Ministers wage war on obscure college courses: Funding is stripped for subjects including ‘sugarcraft’, horse-riding, responsible alcohol retailing and angling skills
- There are more than 2,700 courses in UK which attract fewer than 100 students
- Courses include ‘Thai Massage’, ‘Responsible Alcohol Retailing’ and ‘CV Writing’
- The initiative aims to make choosing a higher education course less confusing
Thousands of unpopular qualifications are to be stripped of funding in a Government shake-up of higher education.
The Department for Education revealed there are more than 2,700 courses on offer across the country which attract fewer than 100 students – and another 2,700 that have none at all.
Subjects facing the chop include ‘Advanced (Intimate) Waxing Techniques’, ‘Riding Horses’, ‘Sugarcraft’, ‘Preparing for Work’, ‘Angling Skills’, ‘Nuclear Decommissioning’ and ‘Using a Powered Pole Pruner’.
The clear-out includes qualifications, such as City and Guilds and NVQs, at Level 3 – equivalent to an A-Level – and below. Level 2 and Level 1 qualifications are equivalent to GCSEs.
Thousands of unpopular qualifications are to be stripped of funding in a Government shake-up of higher education (stock image)
Other courses also at risk are those with fewer than 100 enrolments, which includes ‘Thai Massage’, ‘Responsible Alcohol Retailing’ and ‘CV Writing’.
The initiative aims to make the system of choosing a higher education course less confusing for students by purging swathes of unpopular options, and enabling more funding to go to in-demand qualifications.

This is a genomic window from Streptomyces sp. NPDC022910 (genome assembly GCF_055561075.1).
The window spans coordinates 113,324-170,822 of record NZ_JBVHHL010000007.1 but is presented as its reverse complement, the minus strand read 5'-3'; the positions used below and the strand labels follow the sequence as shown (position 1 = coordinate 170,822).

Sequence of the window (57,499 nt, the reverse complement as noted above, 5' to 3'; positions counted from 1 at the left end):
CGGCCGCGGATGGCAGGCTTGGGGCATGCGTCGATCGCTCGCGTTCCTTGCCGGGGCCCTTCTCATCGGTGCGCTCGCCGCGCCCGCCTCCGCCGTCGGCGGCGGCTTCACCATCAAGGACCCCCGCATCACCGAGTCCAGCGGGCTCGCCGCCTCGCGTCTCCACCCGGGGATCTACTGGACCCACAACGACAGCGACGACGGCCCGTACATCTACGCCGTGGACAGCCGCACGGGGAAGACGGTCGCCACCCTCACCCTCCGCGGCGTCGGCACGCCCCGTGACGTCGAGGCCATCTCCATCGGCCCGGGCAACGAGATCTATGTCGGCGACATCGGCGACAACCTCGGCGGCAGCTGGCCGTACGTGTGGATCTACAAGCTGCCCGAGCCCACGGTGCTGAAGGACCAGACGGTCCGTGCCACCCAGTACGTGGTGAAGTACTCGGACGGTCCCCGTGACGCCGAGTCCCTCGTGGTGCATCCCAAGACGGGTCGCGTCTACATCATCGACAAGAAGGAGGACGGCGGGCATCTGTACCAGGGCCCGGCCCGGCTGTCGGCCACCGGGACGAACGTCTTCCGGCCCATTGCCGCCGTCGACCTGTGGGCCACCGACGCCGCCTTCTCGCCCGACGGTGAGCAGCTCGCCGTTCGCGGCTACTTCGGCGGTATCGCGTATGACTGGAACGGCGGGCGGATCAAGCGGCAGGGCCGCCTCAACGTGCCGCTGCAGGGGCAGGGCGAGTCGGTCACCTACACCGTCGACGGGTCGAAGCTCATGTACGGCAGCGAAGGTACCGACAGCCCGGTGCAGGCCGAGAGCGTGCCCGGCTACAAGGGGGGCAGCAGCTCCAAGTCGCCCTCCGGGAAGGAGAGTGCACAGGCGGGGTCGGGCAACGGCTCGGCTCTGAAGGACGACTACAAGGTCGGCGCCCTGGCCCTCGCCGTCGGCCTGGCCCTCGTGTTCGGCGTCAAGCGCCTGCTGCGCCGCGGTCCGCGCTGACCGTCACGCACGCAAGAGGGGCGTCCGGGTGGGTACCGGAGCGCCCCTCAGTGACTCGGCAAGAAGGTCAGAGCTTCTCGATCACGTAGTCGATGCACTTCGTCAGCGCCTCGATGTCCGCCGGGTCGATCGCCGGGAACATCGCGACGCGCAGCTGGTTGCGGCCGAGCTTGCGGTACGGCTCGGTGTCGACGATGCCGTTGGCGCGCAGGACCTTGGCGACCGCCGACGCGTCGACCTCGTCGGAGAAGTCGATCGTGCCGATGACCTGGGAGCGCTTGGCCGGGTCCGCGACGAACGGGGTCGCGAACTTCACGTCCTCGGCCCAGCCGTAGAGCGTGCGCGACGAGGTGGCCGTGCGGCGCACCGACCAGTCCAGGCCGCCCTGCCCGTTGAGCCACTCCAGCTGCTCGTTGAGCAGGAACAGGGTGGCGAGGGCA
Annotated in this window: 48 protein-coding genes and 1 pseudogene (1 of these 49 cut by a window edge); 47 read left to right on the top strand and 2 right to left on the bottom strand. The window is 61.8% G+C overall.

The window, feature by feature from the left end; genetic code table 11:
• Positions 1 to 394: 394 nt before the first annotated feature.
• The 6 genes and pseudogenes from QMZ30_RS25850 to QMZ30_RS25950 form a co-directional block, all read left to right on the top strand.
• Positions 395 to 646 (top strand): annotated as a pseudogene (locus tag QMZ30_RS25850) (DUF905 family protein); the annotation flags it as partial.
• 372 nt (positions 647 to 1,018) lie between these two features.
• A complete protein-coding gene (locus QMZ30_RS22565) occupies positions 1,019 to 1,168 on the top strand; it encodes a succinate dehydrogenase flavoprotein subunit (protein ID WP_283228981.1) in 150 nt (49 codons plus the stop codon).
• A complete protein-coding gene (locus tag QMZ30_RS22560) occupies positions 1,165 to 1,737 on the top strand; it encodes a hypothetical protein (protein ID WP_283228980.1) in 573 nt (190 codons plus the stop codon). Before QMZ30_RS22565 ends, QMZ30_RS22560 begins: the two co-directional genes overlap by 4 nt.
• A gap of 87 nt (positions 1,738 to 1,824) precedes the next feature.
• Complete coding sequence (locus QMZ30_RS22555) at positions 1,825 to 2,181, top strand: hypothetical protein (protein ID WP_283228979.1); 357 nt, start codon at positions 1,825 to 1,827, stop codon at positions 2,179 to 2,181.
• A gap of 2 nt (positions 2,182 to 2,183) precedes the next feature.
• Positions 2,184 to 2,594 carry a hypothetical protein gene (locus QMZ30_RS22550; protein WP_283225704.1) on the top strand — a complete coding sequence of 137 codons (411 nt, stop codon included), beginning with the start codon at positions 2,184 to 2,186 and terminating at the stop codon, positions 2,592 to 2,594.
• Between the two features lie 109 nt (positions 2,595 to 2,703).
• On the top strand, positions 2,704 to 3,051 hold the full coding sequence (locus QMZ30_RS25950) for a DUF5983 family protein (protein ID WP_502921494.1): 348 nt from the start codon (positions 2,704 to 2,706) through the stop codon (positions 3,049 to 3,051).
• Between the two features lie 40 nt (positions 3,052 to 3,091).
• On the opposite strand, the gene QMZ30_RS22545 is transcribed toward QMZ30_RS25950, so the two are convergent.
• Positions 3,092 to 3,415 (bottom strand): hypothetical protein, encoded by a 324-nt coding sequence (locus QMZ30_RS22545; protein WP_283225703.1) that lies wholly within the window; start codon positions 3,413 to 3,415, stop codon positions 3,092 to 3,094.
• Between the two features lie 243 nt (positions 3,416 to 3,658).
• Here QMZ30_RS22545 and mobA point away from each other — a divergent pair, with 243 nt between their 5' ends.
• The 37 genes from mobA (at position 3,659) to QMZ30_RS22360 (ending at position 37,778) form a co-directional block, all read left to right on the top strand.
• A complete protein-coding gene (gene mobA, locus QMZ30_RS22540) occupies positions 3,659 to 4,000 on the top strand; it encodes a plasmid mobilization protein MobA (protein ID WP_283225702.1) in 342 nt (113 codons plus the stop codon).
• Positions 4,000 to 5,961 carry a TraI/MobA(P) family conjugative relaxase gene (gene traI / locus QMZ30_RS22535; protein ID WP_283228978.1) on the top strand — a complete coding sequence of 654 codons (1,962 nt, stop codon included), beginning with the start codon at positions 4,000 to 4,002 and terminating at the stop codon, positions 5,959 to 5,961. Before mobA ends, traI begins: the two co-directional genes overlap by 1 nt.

Education Secretary Gavin Williamson said: ‘Trying to decide what course will put you on the path to a great career is hard enough, but with over 12,000 qualifications available, and many in the same subject, it can feel like a needle in a haystack.
‘Removing funding for qualifications that have no or low numbers of enrolments will help make sure students have a clearer choice of the qualifications on offer, and ensure they get the skills they need to progress.’
The initiative aims to make the system of choosing a higher education course less confusing for students by purging swathes of unpopular options (stock image)
Last year the Department for Education set out a ‘case for change’ in the way qualifications at Level 3 for the over-16s operate, stating that they were not ‘of a uniformly high quality’ and that ‘the content of many technical qualifications… provided little value to students’.
The Government is inviting comments from education professionals as to which, if any, of the courses should be saved. It comes as part of a wider review into qualifications for the over-16s, which is aiming to ensure all courses are worthwhile.
Other upcoming measures to overhaul higher education include the new T Level qualifications – two-year courses equivalent to three A-Levels but which include a significant work placement of at least 315 hours.
David Hughes, chief executive of the Association of Colleges, said: ‘Making the qualification landscape easier to navigate for students and employers is crucial.
‘This will help that, but at the same time I am pleased at the approach being taken which should protect highly valued but low enrolment qualifications which provide crucial skills, often in smaller sectors of the economy.
‘We also welcome the opportunity for colleges to feed into the process alongside the awarding bodies.’